The consent order follows the June 25 announcement by NYDFS that credit reporting agencies will be required to register annually with the state and comply with the state’s cybersecurity regulation (covered by InfoBytes here).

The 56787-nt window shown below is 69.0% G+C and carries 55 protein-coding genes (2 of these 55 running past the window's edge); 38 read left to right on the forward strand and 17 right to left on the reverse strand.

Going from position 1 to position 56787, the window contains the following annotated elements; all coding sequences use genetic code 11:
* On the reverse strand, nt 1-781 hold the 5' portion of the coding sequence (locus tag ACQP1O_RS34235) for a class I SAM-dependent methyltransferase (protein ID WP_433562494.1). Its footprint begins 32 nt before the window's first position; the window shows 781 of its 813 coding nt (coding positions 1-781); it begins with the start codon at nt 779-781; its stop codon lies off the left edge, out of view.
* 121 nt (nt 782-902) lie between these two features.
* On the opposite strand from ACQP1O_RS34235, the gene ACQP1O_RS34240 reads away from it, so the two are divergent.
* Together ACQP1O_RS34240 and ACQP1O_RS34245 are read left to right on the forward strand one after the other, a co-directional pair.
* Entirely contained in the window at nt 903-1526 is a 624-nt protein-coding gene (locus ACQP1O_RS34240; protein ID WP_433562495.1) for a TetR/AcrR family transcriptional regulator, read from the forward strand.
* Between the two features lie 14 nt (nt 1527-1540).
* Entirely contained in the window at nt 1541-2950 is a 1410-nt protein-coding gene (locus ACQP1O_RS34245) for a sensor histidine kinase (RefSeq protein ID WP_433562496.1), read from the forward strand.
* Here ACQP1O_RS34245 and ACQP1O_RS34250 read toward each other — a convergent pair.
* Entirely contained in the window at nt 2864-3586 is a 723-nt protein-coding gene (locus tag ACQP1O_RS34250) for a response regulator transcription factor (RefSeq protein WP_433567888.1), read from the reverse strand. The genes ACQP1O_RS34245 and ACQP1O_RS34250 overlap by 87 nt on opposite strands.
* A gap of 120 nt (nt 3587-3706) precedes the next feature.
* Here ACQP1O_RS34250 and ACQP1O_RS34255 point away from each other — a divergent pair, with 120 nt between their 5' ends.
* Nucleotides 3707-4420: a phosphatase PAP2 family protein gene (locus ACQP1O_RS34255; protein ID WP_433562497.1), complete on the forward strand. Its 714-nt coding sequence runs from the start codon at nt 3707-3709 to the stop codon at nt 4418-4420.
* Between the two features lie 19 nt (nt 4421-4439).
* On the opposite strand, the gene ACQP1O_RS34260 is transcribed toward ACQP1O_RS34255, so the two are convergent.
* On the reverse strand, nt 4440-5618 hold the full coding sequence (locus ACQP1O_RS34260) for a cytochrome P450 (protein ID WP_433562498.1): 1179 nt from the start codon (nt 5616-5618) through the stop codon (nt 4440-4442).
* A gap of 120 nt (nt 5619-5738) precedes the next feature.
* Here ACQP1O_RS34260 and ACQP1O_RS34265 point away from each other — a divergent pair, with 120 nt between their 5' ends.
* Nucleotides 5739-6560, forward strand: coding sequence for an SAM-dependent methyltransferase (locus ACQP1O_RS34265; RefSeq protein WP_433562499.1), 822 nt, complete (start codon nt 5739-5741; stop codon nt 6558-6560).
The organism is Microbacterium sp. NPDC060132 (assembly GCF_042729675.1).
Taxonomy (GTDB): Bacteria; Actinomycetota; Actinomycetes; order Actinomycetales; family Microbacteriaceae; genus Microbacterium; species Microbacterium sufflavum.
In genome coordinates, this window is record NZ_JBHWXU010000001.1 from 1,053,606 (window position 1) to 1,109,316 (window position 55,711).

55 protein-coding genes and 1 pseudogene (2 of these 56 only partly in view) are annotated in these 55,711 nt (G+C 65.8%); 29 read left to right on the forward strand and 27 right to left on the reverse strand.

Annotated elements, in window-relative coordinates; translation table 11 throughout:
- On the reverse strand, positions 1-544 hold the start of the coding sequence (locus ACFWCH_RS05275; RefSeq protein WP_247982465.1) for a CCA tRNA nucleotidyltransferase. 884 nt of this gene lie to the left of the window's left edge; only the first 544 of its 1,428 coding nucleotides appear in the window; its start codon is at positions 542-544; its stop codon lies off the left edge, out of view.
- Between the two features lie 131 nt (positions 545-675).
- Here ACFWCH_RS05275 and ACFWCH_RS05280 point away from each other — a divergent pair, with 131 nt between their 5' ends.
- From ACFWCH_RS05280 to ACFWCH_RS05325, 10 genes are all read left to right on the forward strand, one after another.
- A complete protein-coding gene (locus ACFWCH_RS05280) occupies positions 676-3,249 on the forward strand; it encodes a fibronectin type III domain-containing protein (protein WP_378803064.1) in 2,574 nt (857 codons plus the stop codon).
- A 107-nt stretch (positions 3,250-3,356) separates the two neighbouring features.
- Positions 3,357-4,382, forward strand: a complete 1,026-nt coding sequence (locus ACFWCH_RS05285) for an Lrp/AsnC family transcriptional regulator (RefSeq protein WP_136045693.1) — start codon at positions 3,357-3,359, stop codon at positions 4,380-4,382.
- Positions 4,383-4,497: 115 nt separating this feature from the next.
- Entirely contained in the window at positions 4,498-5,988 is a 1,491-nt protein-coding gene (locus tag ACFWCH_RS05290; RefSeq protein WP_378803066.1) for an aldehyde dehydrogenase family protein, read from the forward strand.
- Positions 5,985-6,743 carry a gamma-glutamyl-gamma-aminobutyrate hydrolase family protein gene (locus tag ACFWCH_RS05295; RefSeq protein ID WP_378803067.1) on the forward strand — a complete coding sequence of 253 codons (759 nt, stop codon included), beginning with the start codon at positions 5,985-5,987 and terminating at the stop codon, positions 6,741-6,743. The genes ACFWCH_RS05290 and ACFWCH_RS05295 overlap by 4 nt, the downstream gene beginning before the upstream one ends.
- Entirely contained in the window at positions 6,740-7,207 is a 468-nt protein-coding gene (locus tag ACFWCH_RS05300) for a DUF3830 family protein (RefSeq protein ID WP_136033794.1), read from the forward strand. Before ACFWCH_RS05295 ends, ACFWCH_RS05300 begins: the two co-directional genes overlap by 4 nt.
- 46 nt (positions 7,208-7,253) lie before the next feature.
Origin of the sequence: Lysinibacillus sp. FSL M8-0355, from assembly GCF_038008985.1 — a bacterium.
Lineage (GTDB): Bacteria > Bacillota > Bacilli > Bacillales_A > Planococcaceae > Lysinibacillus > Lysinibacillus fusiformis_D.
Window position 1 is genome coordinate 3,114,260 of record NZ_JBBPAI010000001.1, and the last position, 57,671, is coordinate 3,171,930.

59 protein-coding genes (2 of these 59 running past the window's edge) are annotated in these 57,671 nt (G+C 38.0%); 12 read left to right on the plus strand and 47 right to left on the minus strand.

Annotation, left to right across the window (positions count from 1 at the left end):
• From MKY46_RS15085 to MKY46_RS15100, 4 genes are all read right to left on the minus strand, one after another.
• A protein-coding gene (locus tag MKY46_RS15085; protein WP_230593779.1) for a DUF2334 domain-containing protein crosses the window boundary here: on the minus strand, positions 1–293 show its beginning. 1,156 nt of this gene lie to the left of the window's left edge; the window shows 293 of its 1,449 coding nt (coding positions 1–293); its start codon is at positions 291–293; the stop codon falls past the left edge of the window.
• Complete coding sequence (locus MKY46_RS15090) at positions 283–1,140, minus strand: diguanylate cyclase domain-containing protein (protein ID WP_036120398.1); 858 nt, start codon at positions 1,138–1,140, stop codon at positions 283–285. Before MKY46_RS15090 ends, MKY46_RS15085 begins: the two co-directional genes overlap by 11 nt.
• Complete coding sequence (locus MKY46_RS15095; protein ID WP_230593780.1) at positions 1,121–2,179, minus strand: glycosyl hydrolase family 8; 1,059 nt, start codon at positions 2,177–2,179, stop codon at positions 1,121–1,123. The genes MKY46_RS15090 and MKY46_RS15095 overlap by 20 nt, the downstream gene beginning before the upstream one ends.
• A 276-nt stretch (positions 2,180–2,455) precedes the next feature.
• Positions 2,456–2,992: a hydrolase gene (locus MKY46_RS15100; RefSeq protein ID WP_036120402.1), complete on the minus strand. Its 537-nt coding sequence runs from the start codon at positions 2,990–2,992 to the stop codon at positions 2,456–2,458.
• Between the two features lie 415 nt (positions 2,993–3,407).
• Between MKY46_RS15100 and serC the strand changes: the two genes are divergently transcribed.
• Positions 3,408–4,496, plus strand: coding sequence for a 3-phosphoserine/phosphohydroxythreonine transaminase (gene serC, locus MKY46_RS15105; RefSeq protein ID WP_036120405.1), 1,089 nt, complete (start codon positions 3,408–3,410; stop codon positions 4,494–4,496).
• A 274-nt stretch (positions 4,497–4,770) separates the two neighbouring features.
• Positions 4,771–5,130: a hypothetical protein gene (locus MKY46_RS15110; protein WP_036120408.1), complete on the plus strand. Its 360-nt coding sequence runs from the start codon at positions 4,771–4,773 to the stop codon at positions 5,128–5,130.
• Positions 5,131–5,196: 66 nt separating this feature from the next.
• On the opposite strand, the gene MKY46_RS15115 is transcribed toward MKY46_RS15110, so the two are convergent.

On June 13, the U.S. Court of Appeals for the 8th Circuit affirmed the district court’s ruling approving a $17 million class settlement to resolve consumer claims related to a 2013 data breach, which resulted in the compromise of at least 40 million credit cards and theft of personal information of up to 110 million people. The settlement, which consists of $10 million in consumer redress and almost $7 million in plaintiffs’ attorney fees, was preliminarily approved in 2015 by the district court (previously covered by InfoBytes here) but was remanded back to the court by the 8th Circuit for failing to conduct the appropriate pre-certification analysis. After the district court recertified the class, two settlement challengers appealed, arguing that the class was not properly certified as there were not separate counsel for the subclasses and that the court erred in approving the settlement because the award of attorney’s fees was not reasonable. The appellate court disagreed, holding that no fundamental conflict of interest required separate representation for named class members and class members who suffered no actual losses. The court also concluded that the 29 percent in total monetary payment to the plaintiffs’ attorneys was “well within the amounts [the court] has deemed reasonable in the past” and therefore, the district court did not error in its discretion.